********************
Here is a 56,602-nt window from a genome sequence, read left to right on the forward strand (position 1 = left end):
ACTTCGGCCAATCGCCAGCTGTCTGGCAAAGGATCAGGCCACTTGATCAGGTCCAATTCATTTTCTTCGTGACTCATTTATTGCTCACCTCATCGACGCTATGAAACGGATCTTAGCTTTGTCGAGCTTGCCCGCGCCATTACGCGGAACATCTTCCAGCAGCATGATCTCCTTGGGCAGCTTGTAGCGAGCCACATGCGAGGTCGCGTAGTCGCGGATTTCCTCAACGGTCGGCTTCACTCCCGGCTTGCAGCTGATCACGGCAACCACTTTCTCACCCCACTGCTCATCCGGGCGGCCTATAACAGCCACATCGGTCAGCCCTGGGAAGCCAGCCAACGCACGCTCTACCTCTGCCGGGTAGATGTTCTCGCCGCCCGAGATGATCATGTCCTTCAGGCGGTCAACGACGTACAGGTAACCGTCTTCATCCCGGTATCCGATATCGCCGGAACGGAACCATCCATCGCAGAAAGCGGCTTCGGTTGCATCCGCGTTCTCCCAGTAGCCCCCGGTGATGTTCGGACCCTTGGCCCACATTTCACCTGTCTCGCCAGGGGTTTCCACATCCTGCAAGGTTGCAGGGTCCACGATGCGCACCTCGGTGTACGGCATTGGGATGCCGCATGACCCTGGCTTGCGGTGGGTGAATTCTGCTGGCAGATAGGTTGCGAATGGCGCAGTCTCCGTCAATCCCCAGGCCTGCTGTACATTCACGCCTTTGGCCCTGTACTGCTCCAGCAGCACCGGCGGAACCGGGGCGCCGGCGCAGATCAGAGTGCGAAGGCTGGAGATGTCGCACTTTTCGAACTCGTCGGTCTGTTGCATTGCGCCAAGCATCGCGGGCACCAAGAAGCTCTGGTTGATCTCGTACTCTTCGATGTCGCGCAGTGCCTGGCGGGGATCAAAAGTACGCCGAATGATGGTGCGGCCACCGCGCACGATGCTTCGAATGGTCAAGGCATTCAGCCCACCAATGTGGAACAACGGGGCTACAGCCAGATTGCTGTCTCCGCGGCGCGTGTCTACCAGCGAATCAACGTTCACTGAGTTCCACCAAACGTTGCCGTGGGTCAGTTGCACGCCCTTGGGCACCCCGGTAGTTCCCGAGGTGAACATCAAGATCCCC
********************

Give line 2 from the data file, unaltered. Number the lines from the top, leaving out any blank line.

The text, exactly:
ACTTCGGCCAATCGCCAGCTGTCTGGCAAAGGATCAGGCCACTTGATCAGGTCCAATTCATTTTCTTCGTGACTCATTTATTGCTCACCTCATCGACGCTATGAAACGGATCTTAGCTTTGTCGAGCTTGCCCGCGCCATTACGCGGAACATCTTCCAGCAGCATGATCTCCTTGGGCAGCTTGTAGCGAGCCACATGCGAGGTCGCGTAGTCGCGGATTTCCTCAACGGTCGGCTTCACTCCCGGCTTGCAGCTGATCACGGCAACCACTTTCTCACCCCACTGCTCATCCGGGCGGCCTATAACAGCCACATCGGTCAGCCCTGGGAAGCCAGCCAACGCACGCTCTACCTCTGCCGGGTAGATGTTCTCGCCGCCCGAGATGATCATGTCCTTCAGGCGGTCAACGACGTACAGGTAACCGTCTTCATCCCGGTATCCGATATCGCCGGAACGGAACCATCCATCGCAGAAAGCGGCTTCGGTTGCATCCGCGTTCTCCCAGTAGCCCCCGGTGATGTTCGGACCCTTGGCCCACATTTCACCTGTCTCGCCAGGGGTTTCCACATCCTGCAAGGTTGCAGGGTCCACGATGCGCACCTCGGTGTACGGCATTGGGATGCCGCATGACCCTGGCTTGCGGTGGGTGAATTCTGCTGGCAGATAGGTTGCGAATGGCGCAGTCTCCGTCAATCCCCAGGCCTGCTGTACATTCACGCCTTTGGCCCTGTACTGCTCCAGCAGCACCGGCGGAACCGGGGCGCCGGCGCAGATCAGAGTGCGAAGGCTGGAGATGTCGCACTTTTCGAACTCGTCGGTCTGTTGCATTGCGCCAAGCATCGCGGGCACCAAGAAGCTCTGGTTGATCTCGTACTCTTCGATGTCGCGCAGTGCCTGGCGGGGATCAAAAGTACGCCGAATGATGGTGCGGCCACCGCGCACGATGCTTCGAATGGTCAAGGCATTCAGCCCACCAATGTGGAACAACGGGGCTACAGCCAGATTGCTGTCTCCGCGGCGCGTGTCTACCAGCGAATCAACGTTCACTGAGTTCCACCAAACGTTGCCGTGGGTCAGTTGCACGCCCTTGGGCACCCCGGTAGTTCCCGAGGTGAACATCAAGATCCCC